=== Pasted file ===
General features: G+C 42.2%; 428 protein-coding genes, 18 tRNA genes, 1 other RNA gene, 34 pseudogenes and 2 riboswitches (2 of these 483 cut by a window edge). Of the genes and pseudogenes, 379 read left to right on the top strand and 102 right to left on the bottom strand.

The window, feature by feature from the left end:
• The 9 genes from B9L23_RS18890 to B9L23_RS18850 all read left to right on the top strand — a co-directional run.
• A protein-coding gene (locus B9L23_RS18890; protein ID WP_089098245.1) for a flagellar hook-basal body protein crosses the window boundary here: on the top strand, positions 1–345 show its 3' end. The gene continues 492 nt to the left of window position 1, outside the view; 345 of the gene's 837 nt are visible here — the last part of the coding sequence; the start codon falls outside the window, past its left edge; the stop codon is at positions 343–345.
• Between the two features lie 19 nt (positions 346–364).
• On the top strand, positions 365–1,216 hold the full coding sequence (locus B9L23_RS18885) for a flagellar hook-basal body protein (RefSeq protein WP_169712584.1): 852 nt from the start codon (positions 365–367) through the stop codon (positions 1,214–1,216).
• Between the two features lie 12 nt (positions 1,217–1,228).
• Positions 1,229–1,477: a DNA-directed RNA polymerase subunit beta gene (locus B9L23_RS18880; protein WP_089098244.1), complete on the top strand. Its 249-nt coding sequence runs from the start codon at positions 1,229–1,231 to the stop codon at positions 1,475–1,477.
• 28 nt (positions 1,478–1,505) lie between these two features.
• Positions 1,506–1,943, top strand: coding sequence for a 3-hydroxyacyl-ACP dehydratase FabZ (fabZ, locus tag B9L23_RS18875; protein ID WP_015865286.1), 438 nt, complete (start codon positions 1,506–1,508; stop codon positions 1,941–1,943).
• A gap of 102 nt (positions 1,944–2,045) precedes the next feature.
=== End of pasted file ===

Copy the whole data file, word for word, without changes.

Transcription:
General features: G+C 42.2%; 428 protein-coding genes, 18 tRNA genes, 1 other RNA gene, 34 pseudogenes and 2 riboswitches (2 of these 483 cut by a window edge). Of the genes and pseudogenes, 379 read left to right on the top strand and 102 right to left on the bottom strand.

The window, feature by feature from the left end:
• The 9 genes from B9L23_RS18890 to B9L23_RS18850 all read left to right on the top strand — a co-directional run.
• A protein-coding gene (locus B9L23_RS18890; protein ID WP_089098245.1) for a flagellar hook-basal body protein crosses the window boundary here: on the top strand, positions 1–345 show its 3' end. The gene continues 492 nt to the left of window position 1, outside the view; 345 of the gene's 837 nt are visible here — the last part of the coding sequence; the start codon falls outside the window, past its left edge; the stop codon is at positions 343–345.
• Between the two features lie 19 nt (positions 346–364).
• On the top strand, positions 365–1,216 hold the full coding sequence (locus B9L23_RS18885) for a flagellar hook-basal body protein (RefSeq protein WP_169712584.1): 852 nt from the start codon (positions 365–367) through the stop codon (positions 1,214–1,216).
• Between the two features lie 12 nt (positions 1,217–1,228).
• Positions 1,229–1,477: a DNA-directed RNA polymerase subunit beta gene (locus B9L23_RS18880; protein WP_089098244.1), complete on the top strand. Its 249-nt coding sequence runs from the start codon at positions 1,229–1,231 to the stop codon at positions 1,475–1,477.
• 28 nt (positions 1,478–1,505) lie between these two features.
• Positions 1,506–1,943, top strand: coding sequence for a 3-hydroxyacyl-ACP dehydratase FabZ (fabZ, locus tag B9L23_RS18875; protein ID WP_015865286.1), 438 nt, complete (start codon positions 1,506–1,508; stop codon positions 1,941–1,943).
• A gap of 102 nt (positions 1,944–2,045) precedes the next feature.